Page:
Pension System

In the Netherlands the mandatory pension system consists of three pillars, it is financed through capital funding and it is based on the involvement of both employers and employees.

First pillar
Any Dutch citizen, aged between 15 and 65, that lives and works in the Netherlands, is insured by the state pension provision, called AOW (Algemene Ouderdoms Wet – General law for the elderly). This basic provision entitles a single pensioneer to a monthly gross payment of about € 1000 from his/her 65th birthday. If a pensioner is married or cohabitates, the monthly amount is lower than if he/she lives alone. Every year a Dutch citizen between 15 and 65 has not lived in the Netherlands will lead to a discount of 2% over the yearly contributions he/she has to pay.

Second pillar
About 96% of the Dutch workers are relying on the second pillar pension scheme through their employers. The most common pension scheme is a DB1 old-age pension, based on the average salary a worker has built up during his entire career.2 The Dutch State encourages saving for a pension through tax breaks. The employees may choose to invest their contributions in a pension fund or a life insurance, rather than leaving them to their employers. In this way, the worker’s rights are protected in case his/her employer goes bankrupt. Pension funds manage the assets raised by their investors. Their risks, strategic investment policy of pension funds and future sustainability are mapped out through an Asset Liability Management study. The assets must be invested in such a way that the safety, the quality, the liquidity and the return of the entire investment portfolio are secured. As a consequence, pension funds’ portfolios are composed by a mix of equity, property, fixed income and other investment classes. Occupational pension funds for professionals carry out the pension plans of the self-employed in the same profession.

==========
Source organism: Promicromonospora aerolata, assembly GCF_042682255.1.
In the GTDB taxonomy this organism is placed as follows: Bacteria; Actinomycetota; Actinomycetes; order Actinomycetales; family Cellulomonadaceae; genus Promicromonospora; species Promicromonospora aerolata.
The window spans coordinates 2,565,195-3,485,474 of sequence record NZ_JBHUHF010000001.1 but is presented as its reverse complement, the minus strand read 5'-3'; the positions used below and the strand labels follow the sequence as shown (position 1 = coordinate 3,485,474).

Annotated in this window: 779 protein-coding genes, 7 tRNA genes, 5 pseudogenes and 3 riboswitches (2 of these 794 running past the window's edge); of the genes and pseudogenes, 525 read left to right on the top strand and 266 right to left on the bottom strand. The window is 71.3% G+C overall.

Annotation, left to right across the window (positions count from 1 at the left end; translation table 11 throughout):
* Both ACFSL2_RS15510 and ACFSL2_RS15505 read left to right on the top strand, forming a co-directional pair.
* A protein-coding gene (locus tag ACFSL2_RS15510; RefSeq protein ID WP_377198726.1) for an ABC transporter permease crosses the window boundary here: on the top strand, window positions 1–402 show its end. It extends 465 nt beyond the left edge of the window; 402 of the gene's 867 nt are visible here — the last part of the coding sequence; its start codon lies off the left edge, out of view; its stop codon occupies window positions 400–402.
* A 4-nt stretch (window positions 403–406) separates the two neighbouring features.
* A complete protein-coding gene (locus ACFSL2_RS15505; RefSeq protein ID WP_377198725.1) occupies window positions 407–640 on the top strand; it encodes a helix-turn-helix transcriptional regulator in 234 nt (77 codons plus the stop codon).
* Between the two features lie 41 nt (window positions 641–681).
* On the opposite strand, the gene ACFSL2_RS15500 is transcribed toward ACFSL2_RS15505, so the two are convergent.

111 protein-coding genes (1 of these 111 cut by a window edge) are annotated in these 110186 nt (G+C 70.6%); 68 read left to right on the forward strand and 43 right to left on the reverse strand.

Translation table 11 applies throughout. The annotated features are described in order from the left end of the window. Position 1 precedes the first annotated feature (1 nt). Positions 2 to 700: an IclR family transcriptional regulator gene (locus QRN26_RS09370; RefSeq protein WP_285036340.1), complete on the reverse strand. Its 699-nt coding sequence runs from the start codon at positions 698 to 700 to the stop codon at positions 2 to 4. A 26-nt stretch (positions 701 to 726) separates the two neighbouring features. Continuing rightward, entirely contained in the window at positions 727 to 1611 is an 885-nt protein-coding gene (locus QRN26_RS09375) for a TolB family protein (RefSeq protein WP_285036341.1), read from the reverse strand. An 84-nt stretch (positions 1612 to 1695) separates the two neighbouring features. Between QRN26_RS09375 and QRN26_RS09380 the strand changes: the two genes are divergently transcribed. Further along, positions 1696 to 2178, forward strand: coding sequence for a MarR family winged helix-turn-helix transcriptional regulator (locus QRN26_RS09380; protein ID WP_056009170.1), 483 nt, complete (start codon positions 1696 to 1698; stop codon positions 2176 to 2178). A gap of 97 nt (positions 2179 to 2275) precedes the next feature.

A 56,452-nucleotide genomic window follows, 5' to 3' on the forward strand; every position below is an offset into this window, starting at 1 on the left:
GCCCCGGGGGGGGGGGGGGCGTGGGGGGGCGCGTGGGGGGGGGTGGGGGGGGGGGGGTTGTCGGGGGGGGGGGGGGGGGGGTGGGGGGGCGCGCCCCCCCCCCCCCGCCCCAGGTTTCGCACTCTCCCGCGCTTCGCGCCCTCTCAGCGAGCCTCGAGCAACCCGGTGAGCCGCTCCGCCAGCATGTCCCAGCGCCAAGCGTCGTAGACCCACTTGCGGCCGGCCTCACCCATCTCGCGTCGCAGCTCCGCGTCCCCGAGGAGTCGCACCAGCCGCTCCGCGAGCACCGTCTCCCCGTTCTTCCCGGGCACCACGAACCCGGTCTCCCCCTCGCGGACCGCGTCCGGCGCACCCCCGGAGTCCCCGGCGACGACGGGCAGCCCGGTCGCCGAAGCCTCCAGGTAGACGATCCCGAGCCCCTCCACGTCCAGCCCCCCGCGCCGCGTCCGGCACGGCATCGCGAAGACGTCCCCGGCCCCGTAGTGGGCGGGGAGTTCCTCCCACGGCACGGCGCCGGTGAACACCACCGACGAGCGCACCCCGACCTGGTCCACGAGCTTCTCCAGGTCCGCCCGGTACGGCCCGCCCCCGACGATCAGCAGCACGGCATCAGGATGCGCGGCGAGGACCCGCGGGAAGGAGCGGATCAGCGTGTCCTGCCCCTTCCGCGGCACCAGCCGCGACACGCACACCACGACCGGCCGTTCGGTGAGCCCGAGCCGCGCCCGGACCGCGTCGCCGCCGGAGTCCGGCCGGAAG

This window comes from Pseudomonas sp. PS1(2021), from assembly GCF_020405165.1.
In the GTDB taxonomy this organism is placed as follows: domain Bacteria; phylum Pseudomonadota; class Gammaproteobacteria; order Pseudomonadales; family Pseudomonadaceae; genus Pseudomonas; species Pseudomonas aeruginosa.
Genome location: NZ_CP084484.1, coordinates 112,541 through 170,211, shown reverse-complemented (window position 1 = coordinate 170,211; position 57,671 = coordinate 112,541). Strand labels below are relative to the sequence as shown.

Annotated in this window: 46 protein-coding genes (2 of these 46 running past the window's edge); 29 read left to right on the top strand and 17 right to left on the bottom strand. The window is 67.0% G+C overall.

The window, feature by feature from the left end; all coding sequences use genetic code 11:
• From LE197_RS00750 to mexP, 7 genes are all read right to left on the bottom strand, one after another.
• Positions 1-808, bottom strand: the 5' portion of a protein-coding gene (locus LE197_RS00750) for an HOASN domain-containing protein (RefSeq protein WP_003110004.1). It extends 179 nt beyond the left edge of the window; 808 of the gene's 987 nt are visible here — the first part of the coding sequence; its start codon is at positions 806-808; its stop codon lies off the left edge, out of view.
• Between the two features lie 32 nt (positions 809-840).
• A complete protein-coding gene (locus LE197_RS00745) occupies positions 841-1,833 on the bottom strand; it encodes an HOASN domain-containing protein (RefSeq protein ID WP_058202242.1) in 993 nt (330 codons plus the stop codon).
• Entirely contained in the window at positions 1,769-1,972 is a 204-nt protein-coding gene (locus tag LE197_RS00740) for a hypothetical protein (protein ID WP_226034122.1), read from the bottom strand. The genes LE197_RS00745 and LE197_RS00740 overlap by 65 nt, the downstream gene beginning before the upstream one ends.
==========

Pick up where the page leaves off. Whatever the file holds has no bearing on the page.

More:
Third pillar
Workers can individually compensate the first and the second pillars with an annuity (the third pillar). The contributions to a life insurer or a bank may be deducted from tax. However, the future annuity benefit (as the benefits from the second pillar) will be taxed.


Pension funds are private organizations whose board consists of employers’ and employees’ organizations (equally represented), the so-called social partners. The social partners establish the framework of the pension scheme through collective bargaining. Pension funds are part of Industry-wide Pension Funds (Vereniging van Bedrijfstakpensioenfondsen, VB, member of the Pension & Development Network), which represents the pension interests of three-quarters of Dutch workers with a collective pension scheme. The pension fund governance principles consist of transparency, accountability and internal supervision. Every industry-wide scheme must have a council of participants, comprising of members and pensioners, that has advisory powers on design of pension rules and regulations. A pension fund must have minimum assets at its disposal in order to meet liabilities. Moreover, participants must be able to find out whether a pension fund is able to fulfill its (future) obligations. The international accounting rules also affect pension schemes carried out by the VB.3

Background information

The Netherlands is one of the most densely populated countries in the world: 90% of the Dutch population live in towns and cities. On January 1st, 2008, the population was officially estimated at 16.4m and has been slightly increasing from 2003 (16.19m). However, the growth rate of the population has been decreasing (from 0.5% in 2003 to 0.1% in 2007). The progressive decline in birth rates and longer life expectancy are the cause of the aging Dutch population. Nonetheless, in 1999 and 2000 net inward migration added an average of over 52,000 to the total population (a rise of around 0.33% per year), but by 2003 net migration flows had turned negative.

In 2006 overall employment increased by 2.3%, followed by a further increase of 2.6% in 2007. This increase contributed to a fall in the unemployment rate from an average of 6.5% in 2005 to 4.6% in 2007. However, Dutch labour market has recently suffered the economic crisis and its negative consequences on unemployment rate (5% according to 2009 economic estimations) and economic growth. Employment is mostly concentrated in the services sector (77.5% of the total labor force, well above the OECD average of 70% in 2006) and has grown particularly strongly in financial services.


1 DB (Defined Benefits) is a pension plan in which pensioners received a specified monthly benefit predetermined by a formula based on their earnings history,. Tenure of service and age, rather than depending on investment returns. 

2 The average salary scheme has replaced the final salary scheme, based on employees’ last salary.


New brochure provides summary of Dutch pension system

This brochure, which is aimed at foreign stakeholder, covers the most important aspects of the Dutch pensions system.
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